In an editorial recently published in Personalized Medicine, authors from The Michael J. Fox Foundation (MJFF) and J. William Langston, MD, chief scientific officer and founder of the Parkinson's Institute and Clinical Center and founding member of the MJFF Scientific Advisory Board, outline a strategy to advance personalized medicine for Parkinson's disease (PD).
Watch a webinar on Parkinson's personalized medicine.
Parkinson's care is already dictated by one's own experience with the disease -- the symptoms one shows and how a patient responds to medication -- but learning more about what causes PD in different people may help scientists develop more targeted treatments that could prevent, slow or stop progression. With advances around key Parkinson's genetic targets -- alpha-synuclein, LRRK2, GBA/GCase† -- the field is poised for acceleration in this area, similar to the transformation seen in cancer treatment in recent years. However, hurdles to progress remain.
"Truly transforming PD treatment into a precision approach will require tackling key research and regulatory challenges, and the coordinated effort of the entire PD community," the authors write.
The editorial presents a roadmap for overcoming current challenges:
- Support a culture of access to de-identified study data and biosamples
- Create on-ramps to partner with study volunteers through technology, brain donation programs and study results reporting
- Pursue hypothesis-driven and novel discovery paths to build a clearer picture of Parkinson's disease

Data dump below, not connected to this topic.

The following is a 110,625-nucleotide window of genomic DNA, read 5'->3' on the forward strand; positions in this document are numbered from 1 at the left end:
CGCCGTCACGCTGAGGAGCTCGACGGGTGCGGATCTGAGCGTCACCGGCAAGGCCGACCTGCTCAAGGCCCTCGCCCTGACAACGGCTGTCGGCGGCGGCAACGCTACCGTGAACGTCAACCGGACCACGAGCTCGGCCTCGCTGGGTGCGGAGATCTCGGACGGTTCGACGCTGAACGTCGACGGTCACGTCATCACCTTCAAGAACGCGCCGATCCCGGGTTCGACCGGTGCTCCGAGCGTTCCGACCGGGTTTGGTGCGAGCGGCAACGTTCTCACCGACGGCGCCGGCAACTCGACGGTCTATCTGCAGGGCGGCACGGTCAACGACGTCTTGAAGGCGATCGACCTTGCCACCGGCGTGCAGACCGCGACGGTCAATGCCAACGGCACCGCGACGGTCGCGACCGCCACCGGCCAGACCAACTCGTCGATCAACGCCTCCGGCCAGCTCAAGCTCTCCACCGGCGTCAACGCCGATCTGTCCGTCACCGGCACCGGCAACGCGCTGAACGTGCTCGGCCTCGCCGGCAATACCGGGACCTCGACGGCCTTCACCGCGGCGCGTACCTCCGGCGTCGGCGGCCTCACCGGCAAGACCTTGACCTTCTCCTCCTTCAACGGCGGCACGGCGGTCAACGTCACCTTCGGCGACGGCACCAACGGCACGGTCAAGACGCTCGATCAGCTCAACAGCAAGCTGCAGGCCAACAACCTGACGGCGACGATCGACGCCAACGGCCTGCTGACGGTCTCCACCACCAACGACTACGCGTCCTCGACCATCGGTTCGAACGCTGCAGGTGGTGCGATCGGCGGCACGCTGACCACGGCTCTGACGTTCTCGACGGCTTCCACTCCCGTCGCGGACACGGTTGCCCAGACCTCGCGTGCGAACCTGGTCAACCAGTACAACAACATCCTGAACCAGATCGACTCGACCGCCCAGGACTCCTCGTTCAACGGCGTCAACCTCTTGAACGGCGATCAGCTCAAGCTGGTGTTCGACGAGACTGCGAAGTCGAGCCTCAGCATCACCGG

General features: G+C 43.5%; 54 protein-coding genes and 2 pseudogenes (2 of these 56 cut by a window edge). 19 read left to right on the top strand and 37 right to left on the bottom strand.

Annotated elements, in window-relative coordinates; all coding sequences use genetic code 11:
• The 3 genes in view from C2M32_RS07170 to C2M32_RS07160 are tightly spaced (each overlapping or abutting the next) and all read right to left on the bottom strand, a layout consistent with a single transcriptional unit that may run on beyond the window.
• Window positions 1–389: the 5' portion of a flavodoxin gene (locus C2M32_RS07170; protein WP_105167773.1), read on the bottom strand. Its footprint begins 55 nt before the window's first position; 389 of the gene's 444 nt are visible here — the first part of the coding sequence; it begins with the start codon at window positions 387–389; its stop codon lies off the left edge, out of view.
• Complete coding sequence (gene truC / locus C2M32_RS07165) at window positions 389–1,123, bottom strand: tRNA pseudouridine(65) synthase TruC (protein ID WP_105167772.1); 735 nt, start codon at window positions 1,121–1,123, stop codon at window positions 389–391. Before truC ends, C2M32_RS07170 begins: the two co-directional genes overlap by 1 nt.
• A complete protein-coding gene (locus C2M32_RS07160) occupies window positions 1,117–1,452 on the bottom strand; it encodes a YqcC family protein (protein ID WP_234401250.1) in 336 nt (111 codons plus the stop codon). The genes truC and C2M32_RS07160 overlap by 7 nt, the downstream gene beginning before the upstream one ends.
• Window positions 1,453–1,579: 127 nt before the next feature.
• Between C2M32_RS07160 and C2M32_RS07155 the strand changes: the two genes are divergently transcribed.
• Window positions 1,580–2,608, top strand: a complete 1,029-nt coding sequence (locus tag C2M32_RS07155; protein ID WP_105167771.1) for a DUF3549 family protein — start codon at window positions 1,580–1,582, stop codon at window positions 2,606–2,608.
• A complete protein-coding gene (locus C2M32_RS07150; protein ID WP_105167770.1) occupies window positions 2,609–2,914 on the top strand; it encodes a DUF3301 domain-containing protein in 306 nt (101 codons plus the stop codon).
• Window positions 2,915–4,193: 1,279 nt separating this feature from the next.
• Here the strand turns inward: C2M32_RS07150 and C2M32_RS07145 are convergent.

- Drive biomarker validation to capture the potential biological diversity underlying PD
- Blur the lines between clinical diagnosis to test therapies based on biological dysfunction rather than disease definition
"With our growing understanding of the varied paths to Parkinson's disease, we see potential routes to personalized medicine for our field," said lead author Todd Sherer, PhD, MJFF CEO. "Increased attention and collaboration in this area will mean significant advancement in the identification and testing of new treatments to prevent, slow or stop disease."
People with PD and their loved ones can contribute to Parkinson's personalized medicine by helping researchers learn more about the disease. Individuals of at-risk populations (Ashkenazi Jewish, Basque and North African Berber descent) with PD or a first-degree relative with PD may be eligible for free genetic screening and counseling through participation in the MJFF-sponsored landmark biomarker study the Parkinson's Progression Markers Initiative. Our online clinical study Fox Insight captures data through periodic surveys on the lived experience of disease, from people with PD and control volunteers.
Learn more about where we are with personalized medicine for Parkinson's and how you can play a role in a recent webinar on this topic.